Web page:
1.7.1 General Problems and Goals

The Board of Managers has identified 17 key problem areas impacting resources in the watershed and has developed general goals to address them through implementation of this Plan as well as other planning and management activities.  Table 3 summarizes these problems and goals, which are presented in more detail in each of the eleven subwatershed plans, along with specific policies and actions to address the problems and achieve the District's goals.

Table 3.  Seventeen key problem areas identified by the Board of Managers in the Minnehaha Creek watershed, and general goals and solutions.




Development and the creation of impervious surface degrades water quality if proper treatment is not provided, increases the quantity of stormwater runoff, reduces the quantity of groundwater recharge which creates a potential deficit within groundwater aquifers and decreases water quality within surface waters.

Abstraction.  Promote abstraction, such as infiltration of surface water, capture and reuse of stormwater, and increased evapotranspiration, where feasible for the purposes of improving water quality and increasing groundwater recharge throughout the watershed.



Human activity can degrade existing habitat and contribute to the loss of wildlife habitat quantity and quality affecting the overall ecological integrity of the resources within the MCWD.

Ecological Integrity.  Promote activities which maintain, support and enhance floral, faunal quantity and ecological integrity of upland and aquatic resources throughout the watershed.


Urbanization, increase in impervious surface, reduction in the quantity of wetland area, and increases in conveyance efficiency can adversely affect the quality of surface waters.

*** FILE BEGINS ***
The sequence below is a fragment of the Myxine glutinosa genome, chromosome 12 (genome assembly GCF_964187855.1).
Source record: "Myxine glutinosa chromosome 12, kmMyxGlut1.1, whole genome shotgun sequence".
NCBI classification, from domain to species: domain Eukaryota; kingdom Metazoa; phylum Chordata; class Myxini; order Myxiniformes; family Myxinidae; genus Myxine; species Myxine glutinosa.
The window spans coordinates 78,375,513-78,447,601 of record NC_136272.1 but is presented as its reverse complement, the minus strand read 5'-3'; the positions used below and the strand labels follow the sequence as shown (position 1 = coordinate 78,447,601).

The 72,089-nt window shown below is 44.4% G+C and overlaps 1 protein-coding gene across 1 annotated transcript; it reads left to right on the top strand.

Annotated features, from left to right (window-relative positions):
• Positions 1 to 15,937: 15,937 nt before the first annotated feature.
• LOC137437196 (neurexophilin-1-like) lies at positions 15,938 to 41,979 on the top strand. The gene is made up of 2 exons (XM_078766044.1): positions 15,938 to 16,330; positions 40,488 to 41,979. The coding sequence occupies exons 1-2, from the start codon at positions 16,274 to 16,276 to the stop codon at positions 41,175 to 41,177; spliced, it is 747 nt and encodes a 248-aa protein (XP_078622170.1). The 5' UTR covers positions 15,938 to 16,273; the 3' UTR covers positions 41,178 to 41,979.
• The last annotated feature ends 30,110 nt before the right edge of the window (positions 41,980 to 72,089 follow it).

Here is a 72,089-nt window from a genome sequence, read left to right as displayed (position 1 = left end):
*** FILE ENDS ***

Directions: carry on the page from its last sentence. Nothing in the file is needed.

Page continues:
Water Quality.  Conserve, maintain and improve aesthetic, physical, chemical and biological composition of surface waters and groundwater within the District.


Non-point and point source discharges of pollutants into surface waters can inhibit human use of water resources as well as negatively affect public health and the environment.

Public Health.  Minimize the risks of threats to public health through the development of programs, plans and policies that improve the quality of surface and groundwater resources


Changes in land use, development, and increases in impervious surface can negatively affect surface water runoff through reduction in infiltration, increasing in peak values of runoff hydrographs, and increasing volumes of stormwater runoff; each of which can aggravate and create problems related to flooding, erosion and degradation.

Water Quantity.  Maintain or reduce existing flows from drainage within the watershed to decrease the negative effects of stormwater runoff and bounce from existing and proposed development as well as provide low flow augmentation to surface waters


Eroding shorelines and streambanks contribute to the degradation of water quality and can contribute adverse effects downstream; furthermore, improperly implemented and/or inappropriate stabilization practices reduce the natural function and qualities of streambanks and shorelines, and may potentially contribute adverse effects downstream.

Shorelines and Streambanks.  Conserve the natural appearance of shoreline areas and minimize degradation of surface water quality which can result from dredging operations.



MCWD contains water resources with which the recreational value of the resource is highly dependent on the opportunity for people to enjoy boating and canoeing; the recreational value of these resources is reduced by impedances to navigation. 

Navigation.  Maintain the hydraulic capacity of and minimize obstruction to navigation without compromising wildlife habitat in water courses and preserve water quality and navigation appearance in shoreland areas.


Development and creation of impervious surface contribute to the degradation of water quality and increase the quantity and rate of stormwater runoff which affect downstream receiving waters when not designed properly. 

Best Management Practices.  Improve water quality by promoting best management practices (BMP's) requiring their adoption in local plans and their implementation on development sites